The first wetsuits weren't terribly effective, largely due to tiny holes left by sewing the pieces of neoprene together. These little gaps allowed the cold outside water to seep in and cool down the trapped, warm water, virtually eliminating the benefits of the suit altogether. In addition, it was easy to tear the fabric apart at the stitching when getting in or out of the suits, as the seams just weren't strong enough to withstand much stretching and pulling. Eventually, taped seams emerged as a way to cover the needle holes and add durability. The tape is made from a strong nylon cloth strip with waterproof backing. By either melting the tape to the neoprene with a heat-sealer or through the use of a chemical solvent, manufacturers can bond the tape to the suit and create a powerful and waterproof connection between panels.
Glued seams emerged for the same reasons that taped seams did: the sewing process left detrimental openings in the wetsuit and needed to be either covered or eliminated. Taping the seams covered the holes and gluing eliminated them. Despite the smooth, low profile surface that gluing creates, the hold is still not very durable on its own. Therefore, gluing is usually coupled with taping to add strength along the seams.
As backed neoprene became the industry standard, this new method of stitching evolved. With the neoprene pieces placed edge to edge, a blindstitch sewing machine uses a curved needle designed to penetrate the material just deep enough to secure a good stitch, but without breaking though the facing on the opposite side. This revolutionary technology gives manufacturers the ability to sew strong seams without leaving any holes behind. It is the most widely used stitching method for waterproof protection and can be found on nearly every modern cold-water wetsuit.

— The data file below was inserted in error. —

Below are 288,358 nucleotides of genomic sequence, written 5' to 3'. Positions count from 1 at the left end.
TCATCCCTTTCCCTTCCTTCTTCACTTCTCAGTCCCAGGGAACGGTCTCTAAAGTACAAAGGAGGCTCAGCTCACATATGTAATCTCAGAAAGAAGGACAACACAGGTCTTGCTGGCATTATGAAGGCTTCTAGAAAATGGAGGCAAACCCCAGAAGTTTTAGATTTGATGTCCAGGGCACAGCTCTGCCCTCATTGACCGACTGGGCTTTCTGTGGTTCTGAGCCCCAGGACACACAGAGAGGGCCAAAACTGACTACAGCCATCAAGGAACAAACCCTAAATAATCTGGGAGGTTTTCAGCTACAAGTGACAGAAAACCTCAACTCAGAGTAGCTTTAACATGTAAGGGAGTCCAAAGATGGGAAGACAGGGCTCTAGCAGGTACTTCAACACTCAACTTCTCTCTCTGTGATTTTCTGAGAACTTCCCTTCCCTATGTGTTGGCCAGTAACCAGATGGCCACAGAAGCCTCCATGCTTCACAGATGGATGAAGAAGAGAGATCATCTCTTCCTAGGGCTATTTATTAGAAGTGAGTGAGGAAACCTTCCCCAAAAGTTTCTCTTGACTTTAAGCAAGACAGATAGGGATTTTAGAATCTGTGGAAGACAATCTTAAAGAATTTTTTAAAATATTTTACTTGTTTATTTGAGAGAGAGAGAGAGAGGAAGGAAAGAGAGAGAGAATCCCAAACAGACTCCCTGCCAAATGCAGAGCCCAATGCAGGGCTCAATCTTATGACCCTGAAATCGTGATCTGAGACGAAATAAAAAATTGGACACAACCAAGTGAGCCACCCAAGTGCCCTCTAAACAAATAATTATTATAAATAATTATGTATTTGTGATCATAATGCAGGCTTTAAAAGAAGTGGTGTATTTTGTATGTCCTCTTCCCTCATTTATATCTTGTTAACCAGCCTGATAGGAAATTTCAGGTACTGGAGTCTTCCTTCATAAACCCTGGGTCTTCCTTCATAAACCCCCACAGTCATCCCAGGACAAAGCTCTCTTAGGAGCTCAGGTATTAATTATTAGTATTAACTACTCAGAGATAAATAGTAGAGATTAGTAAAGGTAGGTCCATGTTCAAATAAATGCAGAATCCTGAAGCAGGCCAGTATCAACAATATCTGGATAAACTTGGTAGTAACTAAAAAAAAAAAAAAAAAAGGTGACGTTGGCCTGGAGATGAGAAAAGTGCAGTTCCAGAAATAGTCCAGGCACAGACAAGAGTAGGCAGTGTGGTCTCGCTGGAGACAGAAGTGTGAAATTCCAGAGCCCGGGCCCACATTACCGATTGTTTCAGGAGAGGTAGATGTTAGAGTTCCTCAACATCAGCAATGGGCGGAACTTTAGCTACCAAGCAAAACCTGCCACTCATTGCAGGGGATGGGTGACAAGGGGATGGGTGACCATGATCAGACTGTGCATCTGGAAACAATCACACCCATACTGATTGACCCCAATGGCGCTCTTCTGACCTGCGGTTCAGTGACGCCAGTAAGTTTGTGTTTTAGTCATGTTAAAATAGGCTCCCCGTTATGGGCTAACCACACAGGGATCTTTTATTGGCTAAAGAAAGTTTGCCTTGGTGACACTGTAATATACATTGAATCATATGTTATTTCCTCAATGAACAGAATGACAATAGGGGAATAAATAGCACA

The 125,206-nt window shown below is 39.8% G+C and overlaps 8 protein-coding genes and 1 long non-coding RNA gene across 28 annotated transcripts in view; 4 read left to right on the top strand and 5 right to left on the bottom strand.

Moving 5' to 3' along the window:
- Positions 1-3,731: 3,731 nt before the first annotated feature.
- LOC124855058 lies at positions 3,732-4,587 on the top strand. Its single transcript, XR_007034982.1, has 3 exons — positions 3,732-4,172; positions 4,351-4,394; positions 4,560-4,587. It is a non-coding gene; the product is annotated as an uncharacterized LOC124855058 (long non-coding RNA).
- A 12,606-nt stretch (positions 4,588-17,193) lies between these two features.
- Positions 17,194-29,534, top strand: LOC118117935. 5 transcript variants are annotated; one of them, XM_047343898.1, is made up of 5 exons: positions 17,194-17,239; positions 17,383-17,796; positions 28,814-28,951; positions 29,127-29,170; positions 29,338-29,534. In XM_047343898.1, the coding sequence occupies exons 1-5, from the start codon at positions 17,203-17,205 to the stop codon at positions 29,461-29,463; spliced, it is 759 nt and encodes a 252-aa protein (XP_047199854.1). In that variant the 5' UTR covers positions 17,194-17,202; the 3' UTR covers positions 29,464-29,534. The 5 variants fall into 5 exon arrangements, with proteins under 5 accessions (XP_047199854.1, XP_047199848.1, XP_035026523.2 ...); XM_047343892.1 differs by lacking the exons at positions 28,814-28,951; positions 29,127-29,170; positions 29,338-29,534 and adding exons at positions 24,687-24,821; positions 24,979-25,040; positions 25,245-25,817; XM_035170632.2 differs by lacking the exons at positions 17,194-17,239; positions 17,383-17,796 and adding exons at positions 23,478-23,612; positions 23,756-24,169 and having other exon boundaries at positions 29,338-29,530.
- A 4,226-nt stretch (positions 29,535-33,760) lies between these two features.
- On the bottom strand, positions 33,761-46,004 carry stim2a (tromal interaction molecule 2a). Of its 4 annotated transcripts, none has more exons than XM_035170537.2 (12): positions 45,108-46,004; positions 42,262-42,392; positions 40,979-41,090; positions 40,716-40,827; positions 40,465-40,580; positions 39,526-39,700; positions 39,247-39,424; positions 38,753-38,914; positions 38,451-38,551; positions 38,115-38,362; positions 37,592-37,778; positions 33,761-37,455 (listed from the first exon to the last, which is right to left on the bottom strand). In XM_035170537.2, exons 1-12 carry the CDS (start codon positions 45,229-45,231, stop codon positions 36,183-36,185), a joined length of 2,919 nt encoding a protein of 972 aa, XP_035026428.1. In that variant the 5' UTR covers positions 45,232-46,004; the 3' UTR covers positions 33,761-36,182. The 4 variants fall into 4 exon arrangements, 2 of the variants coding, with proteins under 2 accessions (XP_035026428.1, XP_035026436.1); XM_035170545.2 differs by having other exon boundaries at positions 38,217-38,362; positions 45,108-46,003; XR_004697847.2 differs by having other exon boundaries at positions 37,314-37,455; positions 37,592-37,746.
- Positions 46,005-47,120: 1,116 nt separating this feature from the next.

An overlock is the most basic of all seam stitches. If you've ever sewn a pillowcase, you'll recognize the process. The neoprene pieces are placed together, with the outside surfaces facing each other, then stitched together down the edge. When the pieces are bent the other direction (so that the inside surfaces now face each other), they have a solid grip and an invisible seam. The benefits of this construction are a strong hold and a snag-free outer surface. However, the inner hem is raised (which can be irritating), and the seal is not very watertight. Water-resistance can be improved by taping the seams.
This is a more expensive variation on the overlock stitch. Instead of back to back, the neoprene pieces are placed edge to edge and sewn in a flat, circular pattern. The result is a more comfortable seam, but with more needle holes. Because of the additional holes, the flatloc stitch is weaker along the seams and not terribly waterproof, both problems curable by taping the seams.
The fit of a wetsuit is not only important for comfort's sake but also to ensure that the suit is properly insulating the wearer. Basically, the pocket of extra space between the suit and the surfer's skin is designed to trap and heat a layer of ocean water to provide a cocoon of warmth. If a wetsuit is too baggy, the water won't heat up enough; if it's too tight, there won't be enough water to heat. Either way, a proper fit is the only way to get the most out of a wetsuit.